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Fenwick United Church
History of the church
Fenwick United Church celebrated its 178th anniversary in 2013. The Methodist New Connection Church began work in Canada in 1830. In 1835, a Fenwick area congregation was part of the Welland Canal circuit. Later it headed a circuit of five appointments: Fenwick (with 36 members in 1864), North Pelham, Union Chapel, Twenty Chapel and Crowland, with a class also at Mud Creek. The circuit arrangement was ideally suited to pioneer life when communities were small and families lived on isolated clearings. The early Methodist missionaries would preach at fixed times in scattered locations, in cabin kitchens, in barns or in fields with a stump for a pulpit and a clearing for a cathedral, encouraging the faithful and strengthening moral discipline. Camp meetings and seasonal religious revival gatherings added excitement to the hard pioneer life but, as the communities grew, the need grew for a permanent meeting place for shared worship.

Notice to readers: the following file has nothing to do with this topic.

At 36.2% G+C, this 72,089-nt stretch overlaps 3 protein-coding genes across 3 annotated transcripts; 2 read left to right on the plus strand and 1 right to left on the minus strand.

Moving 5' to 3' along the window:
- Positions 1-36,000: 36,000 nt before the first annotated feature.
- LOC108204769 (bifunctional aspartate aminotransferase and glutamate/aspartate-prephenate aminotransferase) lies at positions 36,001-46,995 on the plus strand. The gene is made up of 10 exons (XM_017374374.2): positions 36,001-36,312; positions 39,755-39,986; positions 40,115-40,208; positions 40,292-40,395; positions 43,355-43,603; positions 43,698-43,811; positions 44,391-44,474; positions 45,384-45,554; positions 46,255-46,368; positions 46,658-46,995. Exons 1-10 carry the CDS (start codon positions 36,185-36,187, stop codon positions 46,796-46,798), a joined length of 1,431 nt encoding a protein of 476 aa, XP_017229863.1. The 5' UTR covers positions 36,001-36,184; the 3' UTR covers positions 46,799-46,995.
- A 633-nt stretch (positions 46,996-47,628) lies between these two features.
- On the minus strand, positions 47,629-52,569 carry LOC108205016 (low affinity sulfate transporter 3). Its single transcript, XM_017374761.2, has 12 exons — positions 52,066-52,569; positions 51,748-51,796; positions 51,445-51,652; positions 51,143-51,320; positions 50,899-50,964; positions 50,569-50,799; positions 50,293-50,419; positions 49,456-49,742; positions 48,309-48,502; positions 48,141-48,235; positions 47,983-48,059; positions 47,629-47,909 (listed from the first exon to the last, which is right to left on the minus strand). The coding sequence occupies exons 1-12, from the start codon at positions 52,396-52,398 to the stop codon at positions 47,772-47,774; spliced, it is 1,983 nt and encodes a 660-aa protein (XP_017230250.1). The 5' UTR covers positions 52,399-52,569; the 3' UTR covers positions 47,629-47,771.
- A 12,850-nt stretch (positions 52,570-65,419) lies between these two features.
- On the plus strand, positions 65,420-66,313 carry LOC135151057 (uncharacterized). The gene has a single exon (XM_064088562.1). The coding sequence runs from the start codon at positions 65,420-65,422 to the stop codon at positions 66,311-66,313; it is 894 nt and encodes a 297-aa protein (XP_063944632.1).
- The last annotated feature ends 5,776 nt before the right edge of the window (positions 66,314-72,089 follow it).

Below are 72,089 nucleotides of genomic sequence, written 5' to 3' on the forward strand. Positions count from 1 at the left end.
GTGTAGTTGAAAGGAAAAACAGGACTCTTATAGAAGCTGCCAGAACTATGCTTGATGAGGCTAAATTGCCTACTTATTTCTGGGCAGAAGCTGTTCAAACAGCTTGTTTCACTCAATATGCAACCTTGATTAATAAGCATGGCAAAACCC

In 1900, the two Methodist churches of Fenwick and Bethany united to build what is now Fenwick United Church. It was a simple, brick preaching hall, with pleasing and balanced proportions. Tall, round-headed windows, an entrance door finished with fan transom, and decorative brickwork added dignity to the structure. A bell tower surmounted by a weathervane completed the steeply pitched roof. The bricks had been soaked in beer to preserve the rich, brown colour, but this was not a fact told to the congregation at the time. The present building is a juxtaposition of styles with new additions in 1952 and 1956. At its birth in 1925, the United Church of Canada brought together Methodist, Presbyterian and Congregational churches and the Fenwick congregation became Fenwick United Church.